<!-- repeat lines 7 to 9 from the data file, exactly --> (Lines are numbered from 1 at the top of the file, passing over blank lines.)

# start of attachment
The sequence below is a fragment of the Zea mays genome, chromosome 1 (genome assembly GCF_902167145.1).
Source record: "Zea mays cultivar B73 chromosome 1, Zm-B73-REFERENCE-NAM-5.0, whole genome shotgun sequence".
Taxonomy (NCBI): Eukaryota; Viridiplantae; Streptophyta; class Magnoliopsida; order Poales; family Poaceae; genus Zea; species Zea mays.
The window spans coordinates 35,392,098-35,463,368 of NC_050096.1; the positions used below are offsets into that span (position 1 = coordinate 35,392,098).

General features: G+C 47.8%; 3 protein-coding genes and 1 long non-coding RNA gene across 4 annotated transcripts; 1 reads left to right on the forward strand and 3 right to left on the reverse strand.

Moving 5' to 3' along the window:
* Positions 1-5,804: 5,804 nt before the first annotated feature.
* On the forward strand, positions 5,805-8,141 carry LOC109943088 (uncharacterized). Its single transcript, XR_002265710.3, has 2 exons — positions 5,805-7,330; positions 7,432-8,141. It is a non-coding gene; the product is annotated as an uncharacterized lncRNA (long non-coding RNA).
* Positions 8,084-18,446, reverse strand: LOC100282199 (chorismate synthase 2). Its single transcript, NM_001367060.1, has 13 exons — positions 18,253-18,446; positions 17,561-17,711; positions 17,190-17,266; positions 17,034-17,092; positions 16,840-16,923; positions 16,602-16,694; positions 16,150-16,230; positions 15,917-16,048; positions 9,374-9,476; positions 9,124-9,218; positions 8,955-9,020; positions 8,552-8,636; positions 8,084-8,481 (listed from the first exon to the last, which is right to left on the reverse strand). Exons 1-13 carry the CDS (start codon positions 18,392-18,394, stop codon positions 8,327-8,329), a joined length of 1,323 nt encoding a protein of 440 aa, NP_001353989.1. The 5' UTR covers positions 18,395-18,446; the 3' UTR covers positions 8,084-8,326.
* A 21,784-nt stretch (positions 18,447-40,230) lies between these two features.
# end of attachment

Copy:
* Positions 1-5,804: 5,804 nt before the first annotated feature.
* On the forward strand, positions 5,805-8,141 carry LOC109943088 (uncharacterized). Its single transcript, XR_002265710.3, has 2 exons — positions 5,805-7,330; positions 7,432-8,141. It is a non-coding gene; the product is annotated as an uncharacterized lncRNA (long non-coding RNA).
* Positions 8,084-18,446, reverse strand: LOC100282199 (chorismate synthase 2). Its single transcript, NM_001367060.1, has 13 exons — positions 18,253-18,446; positions 17,561-17,711; positions 17,190-17,266; positions 17,034-17,092; positions 16,840-16,923; positions 16,602-16,694; positions 16,150-16,230; positions 15,917-16,048; positions 9,374-9,476; positions 9,124-9,218; positions 8,955-9,020; positions 8,552-8,636; positions 8,084-8,481 (listed from the first exon to the last, which is right to left on the reverse strand). Exons 1-13 carry the CDS (start codon positions 18,392-18,394, stop codon positions 8,327-8,329), a joined length of 1,323 nt encoding a protein of 440 aa, NP_001353989.1. The 5' UTR covers positions 18,395-18,446; the 3' UTR covers positions 8,084-8,326.